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Benign prostatic hypertrophy

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Benign prostatic hypertrophy


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Genito-urinary system
Benign prostatic hypertrophy, also known as benign prostatic hyperplasia or an enlarged prostate and frequently referred to as BPH, is a non-cancerous condition that leads to an increase in the size of the prostate gland, which can make it difficult for men to urinate.

The prostate gland is only found in males, not females, and therefore BPH is a condition that only affects men.

BPH tends to develop in men after the age of 40. The numbers affected and the extent to which urinating is restricted both increase as men get older. For example, an estimated 25% of men between the ages of 40 and 50 are considered to have some degree of prostate enlargement but its effect on urinating may be so slight that the condition may go unnoticed. Between the ages of 70 and 80, an estimated 80% of men are considered to have BPH and almost all will have obvious signs of some difficulty urinating.
The prostate gland is a small gland, located just below the bladder, which surrounds the urethra, the tube carrying urine from the bladder to the penis. The main function of the prostate gland is to store and secrete a fluid that makes up about a quarter of the volume of semen, the fluid that carries the sperm made by the testicles. Contraction of the muscles of the prostate gland also helps during ejaculation, the release of sperm from the penis during the male orgasm.

BPH is largely due to two effects: a static effect related to an increase in the amount of prostate tissue, and a dynamic effect related to an increase in the tone of the muscles in the prostate gland and at the neck of the bladder.

The static effect, produced by an increase in the amount of prostate tissue, is caused by the male sex hormone called testosterone. As men get older, age-related hormonal changes are thought to cause an imbalance in the level of testosterone that stimulates the cells of the prostate gland to get bigger (hypertrophy) or increase in number (hyperplasia). As the prostate gland grows in size it puts pressure on the urethral tube, making it narrower and so restricting the flow of urine through it.

The dynamic effect, caused by the tone of the muscles in the prostate gland and at the neck of the bladder, is controlled by nerve activity relayed through receptors in the muscles called alpha-receptors. As the tone of the muscles increases, the gland's grip around the urethra tightens, so obstructing the flow of urine.
BPH interferes with a man's ability to urinate. Symptoms may include:
  • Difficulty when starting to urinate
  • Urinating for longer or more frequently than usual
  • Needing to urinate again within a short period of time
  • Needing to get up to go to the toilet several times during the night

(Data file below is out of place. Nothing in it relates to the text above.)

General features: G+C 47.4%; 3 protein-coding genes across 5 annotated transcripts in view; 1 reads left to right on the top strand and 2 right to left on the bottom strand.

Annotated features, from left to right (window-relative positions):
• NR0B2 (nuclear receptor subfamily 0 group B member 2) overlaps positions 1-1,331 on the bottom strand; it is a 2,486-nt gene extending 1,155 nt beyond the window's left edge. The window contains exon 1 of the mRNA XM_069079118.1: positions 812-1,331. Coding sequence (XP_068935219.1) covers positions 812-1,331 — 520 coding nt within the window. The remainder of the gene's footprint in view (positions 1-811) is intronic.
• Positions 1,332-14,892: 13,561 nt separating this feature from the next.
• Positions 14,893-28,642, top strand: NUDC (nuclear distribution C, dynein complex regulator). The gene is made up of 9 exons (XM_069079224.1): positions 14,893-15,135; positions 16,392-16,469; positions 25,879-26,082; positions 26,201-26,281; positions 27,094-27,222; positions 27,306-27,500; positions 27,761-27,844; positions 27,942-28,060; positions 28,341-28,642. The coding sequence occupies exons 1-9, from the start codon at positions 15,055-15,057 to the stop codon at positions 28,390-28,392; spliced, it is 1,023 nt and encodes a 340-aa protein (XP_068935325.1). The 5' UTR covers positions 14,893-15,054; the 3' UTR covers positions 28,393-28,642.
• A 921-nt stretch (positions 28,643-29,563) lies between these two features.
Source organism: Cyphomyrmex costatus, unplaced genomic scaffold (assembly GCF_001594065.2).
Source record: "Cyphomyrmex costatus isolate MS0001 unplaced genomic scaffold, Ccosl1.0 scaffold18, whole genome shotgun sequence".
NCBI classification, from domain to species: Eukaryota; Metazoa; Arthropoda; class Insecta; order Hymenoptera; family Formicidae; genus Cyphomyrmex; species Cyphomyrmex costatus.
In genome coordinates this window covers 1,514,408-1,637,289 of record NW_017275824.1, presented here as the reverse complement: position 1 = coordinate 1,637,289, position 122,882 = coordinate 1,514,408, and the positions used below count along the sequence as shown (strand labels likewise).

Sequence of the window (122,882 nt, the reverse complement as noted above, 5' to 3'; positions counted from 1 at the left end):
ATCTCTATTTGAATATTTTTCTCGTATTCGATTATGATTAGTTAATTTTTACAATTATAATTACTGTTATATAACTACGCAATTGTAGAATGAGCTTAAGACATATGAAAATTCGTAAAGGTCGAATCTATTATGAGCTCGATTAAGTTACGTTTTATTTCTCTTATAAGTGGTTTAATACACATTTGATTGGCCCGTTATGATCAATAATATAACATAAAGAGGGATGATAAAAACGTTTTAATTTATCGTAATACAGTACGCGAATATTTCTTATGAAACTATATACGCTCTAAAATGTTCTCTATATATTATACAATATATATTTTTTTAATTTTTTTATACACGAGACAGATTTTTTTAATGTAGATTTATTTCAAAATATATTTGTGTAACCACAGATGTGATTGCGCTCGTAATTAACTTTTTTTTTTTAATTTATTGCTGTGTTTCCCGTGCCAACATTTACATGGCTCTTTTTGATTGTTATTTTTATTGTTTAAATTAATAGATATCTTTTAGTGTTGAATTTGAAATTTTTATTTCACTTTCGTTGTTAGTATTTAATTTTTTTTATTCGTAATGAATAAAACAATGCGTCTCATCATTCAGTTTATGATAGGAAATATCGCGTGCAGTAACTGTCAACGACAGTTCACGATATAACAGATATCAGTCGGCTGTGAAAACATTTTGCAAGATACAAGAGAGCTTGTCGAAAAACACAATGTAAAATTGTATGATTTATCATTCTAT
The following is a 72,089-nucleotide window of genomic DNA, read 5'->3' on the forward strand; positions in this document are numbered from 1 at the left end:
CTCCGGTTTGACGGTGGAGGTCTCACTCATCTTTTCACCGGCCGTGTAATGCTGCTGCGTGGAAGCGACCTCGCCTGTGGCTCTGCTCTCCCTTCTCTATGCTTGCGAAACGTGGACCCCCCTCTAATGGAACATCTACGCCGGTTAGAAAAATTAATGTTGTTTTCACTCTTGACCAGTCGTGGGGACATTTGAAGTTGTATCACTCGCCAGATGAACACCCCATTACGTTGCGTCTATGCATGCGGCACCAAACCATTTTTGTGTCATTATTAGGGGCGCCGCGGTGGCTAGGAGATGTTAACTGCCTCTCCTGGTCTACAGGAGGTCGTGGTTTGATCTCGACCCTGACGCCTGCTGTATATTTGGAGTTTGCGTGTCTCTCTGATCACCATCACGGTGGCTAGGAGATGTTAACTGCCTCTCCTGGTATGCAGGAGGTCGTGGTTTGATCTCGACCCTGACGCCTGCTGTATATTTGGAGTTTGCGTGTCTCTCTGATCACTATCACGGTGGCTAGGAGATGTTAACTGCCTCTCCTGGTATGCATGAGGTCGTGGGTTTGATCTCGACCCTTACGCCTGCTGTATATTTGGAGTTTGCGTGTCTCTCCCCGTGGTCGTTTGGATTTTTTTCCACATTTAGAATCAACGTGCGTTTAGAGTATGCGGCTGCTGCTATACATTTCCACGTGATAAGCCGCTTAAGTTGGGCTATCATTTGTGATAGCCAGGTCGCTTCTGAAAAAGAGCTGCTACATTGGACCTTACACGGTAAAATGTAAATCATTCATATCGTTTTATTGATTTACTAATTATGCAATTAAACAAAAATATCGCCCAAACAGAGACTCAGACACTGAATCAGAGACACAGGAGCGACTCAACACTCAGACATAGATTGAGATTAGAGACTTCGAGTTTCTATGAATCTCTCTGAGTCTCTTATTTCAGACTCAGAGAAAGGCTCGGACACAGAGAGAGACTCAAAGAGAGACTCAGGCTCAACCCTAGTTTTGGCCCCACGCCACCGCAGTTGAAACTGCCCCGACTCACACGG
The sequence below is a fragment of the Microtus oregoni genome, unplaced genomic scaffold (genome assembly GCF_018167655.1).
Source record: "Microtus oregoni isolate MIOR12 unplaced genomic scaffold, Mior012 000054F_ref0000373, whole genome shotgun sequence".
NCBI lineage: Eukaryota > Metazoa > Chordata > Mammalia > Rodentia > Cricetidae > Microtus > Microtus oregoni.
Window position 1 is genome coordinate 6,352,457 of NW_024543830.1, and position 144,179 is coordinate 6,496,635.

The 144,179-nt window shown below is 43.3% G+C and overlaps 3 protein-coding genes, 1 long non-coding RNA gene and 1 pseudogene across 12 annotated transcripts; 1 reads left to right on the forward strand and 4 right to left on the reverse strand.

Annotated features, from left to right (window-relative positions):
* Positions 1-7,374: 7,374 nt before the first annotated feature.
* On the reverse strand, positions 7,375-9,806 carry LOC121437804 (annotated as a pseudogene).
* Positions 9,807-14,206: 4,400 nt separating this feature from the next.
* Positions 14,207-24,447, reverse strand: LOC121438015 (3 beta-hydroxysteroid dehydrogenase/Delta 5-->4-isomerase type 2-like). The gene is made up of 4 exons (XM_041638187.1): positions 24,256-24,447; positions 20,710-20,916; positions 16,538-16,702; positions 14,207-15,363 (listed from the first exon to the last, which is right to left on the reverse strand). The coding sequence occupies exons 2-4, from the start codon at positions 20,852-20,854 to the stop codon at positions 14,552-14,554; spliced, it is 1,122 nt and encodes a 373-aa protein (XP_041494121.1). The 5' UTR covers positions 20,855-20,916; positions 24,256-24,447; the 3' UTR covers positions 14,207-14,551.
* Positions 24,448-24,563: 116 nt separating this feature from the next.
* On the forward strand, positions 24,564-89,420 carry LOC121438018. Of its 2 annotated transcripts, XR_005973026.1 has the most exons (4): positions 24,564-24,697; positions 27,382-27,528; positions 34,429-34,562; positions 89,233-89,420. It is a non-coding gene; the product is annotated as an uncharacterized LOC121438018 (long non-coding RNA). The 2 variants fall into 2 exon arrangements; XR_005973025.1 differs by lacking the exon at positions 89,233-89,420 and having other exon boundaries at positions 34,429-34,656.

• Often needing to rush to the toilet
  • Sometimes finding it difficult to go and having to push or strain
  • A weak or slow urine stream
  • An inability or difficulty in stopping the flow of urine
  • Bladder never feeling completely empty
Symptoms can affect many areas of life. Socially, many men find it embarrassing to have to spend longer than normal in the toilet, or if damp patches appear on the front of their trousers after going to the toilet. Some of the most common problems can also affect wives and partners, who often find their sleep is disturbed by their partner's need to get up to go to the toilet at night. In addition, often needing to rush to the toilet may disrupt work or social life.

BPH is a progressive disease and if left untreated may lead to acute urinary retention, a complete inability to urinate.
In BPH, the aim is to help the flow of urine and reduce the impact that symptoms have on daily activities. In mild forms of the condition, this may be achieved by some simple changes in lifestyle. For example, avoiding drinking large volumes of liquid at night, particularly tea, coffee and cola drinks that contain caffeine, may help reduce the urge to get up to go to the toilet during the night.

If these measures do not work, then there are drugs available that can help. These drugs fall into two main types, known as 5-alpha reductase inhibitors and alpha-blockers.

5-alpha reductase inhibitors include dutasteride and finasteride. They act by inhibiting the enzyme that is responsible for converting testosterone into a more potent hormone called dihydrotestosterone or DHT. It is the action of DHT that is responsible for the enlargement of the prostate gland. By inhibiting the enzyme, both dutasteride and finasteride have been shown to reduce the size of the prostate gland and so help remove the obstruction to the urethra and restore the normal flow of urine. There is a herbal remedy derived from the palm tree, saw palmetto (Serenoa repens, Serenoa serrulata) that has been used in the treatment of BPH. There is evidence to suggest that saw palmetto has a similar mechanism of action to finasteride in that it prevents the formation of DHT and causes shrinkage of the prostate gland.

Alpha-blockers include alfuzosin, doxazosin, indoramin, prazosin, tamsulosin and terazosin. These drugs all block the nerve activity controlling the muscles in the prostate gland and at the neck of the bladder. The muscles relax, loosening the tension that the prostate exerts on the urethra and so helping the flow of urine.